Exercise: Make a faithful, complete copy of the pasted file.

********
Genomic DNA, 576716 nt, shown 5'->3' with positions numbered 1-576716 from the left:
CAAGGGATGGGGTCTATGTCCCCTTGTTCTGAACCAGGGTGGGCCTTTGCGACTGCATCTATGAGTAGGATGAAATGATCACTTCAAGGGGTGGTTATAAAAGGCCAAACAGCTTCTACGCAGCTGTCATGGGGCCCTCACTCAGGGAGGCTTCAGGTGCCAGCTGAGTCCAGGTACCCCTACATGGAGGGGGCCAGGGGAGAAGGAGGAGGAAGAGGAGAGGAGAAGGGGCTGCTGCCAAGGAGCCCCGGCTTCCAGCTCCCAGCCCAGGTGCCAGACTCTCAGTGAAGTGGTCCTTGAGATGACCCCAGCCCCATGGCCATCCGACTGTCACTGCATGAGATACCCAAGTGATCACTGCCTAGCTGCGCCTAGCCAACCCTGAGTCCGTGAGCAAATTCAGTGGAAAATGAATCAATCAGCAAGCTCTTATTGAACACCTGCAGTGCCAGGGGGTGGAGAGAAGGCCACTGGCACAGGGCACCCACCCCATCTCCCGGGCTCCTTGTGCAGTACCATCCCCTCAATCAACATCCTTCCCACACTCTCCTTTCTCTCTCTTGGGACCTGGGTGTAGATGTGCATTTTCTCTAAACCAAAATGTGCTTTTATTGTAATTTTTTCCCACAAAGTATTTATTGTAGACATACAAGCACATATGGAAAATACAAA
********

Genomic DNA, 576716 nt, shown 5'->3' with positions numbered 1-576716 from the left:
CAAGGGATGGGGTCTATGTCCCCTTGTTCTGAACCAGGGTGGGCCTTTGCGACTGCATCTATGAGTAGGATGAAATGATCACTTCAAGGGGTGGTTATAAAAGGCCAAACAGCTTCTACGCAGCTGTCATGGGGCCCTCACTCAGGGAGGCTTCAGGTGCCAGCTGAGTCCAGGTACCCCTACATGGAGGGGGCCAGGGGAGAAGGAGGAGGAAGAGGAGAGGAGAAGGGGCTGCTGCCAAGGAGCCCCGGCTTCCAGCTCCCAGCCCAGGTGCCAGACTCTCAGTGAAGTGGTCCTTGAGATGACCCCAGCCCCATGGCCATCCGACTGTCACTGCATGAGATACCCAAGTGATCACTGCCTAGCTGCGCCTAGCCAACCCTGAGTCCGTGAGCAAATTCAGTGGAAAATGAATCAATCAGCAAGCTCTTATTGAACACCTGCAGTGCCAGGGGGTGGAGAGAAGGCCACTGGCACAGGGCACCCACCCCATCTCCCGGGCTCCTTGTGCAGTACCATCCCCTCAATCAACATCCTTCCCACACTCTCCTTTCTCTCTCTTGGGACCTGGGTGTAGATGTGCATTTTCTCTAAACCAAAATGTGCTTTTATTGTAATTTTTTCCCACAAAGTATTTATTGTAGACATACAAGCACATATGGAAAATACAAA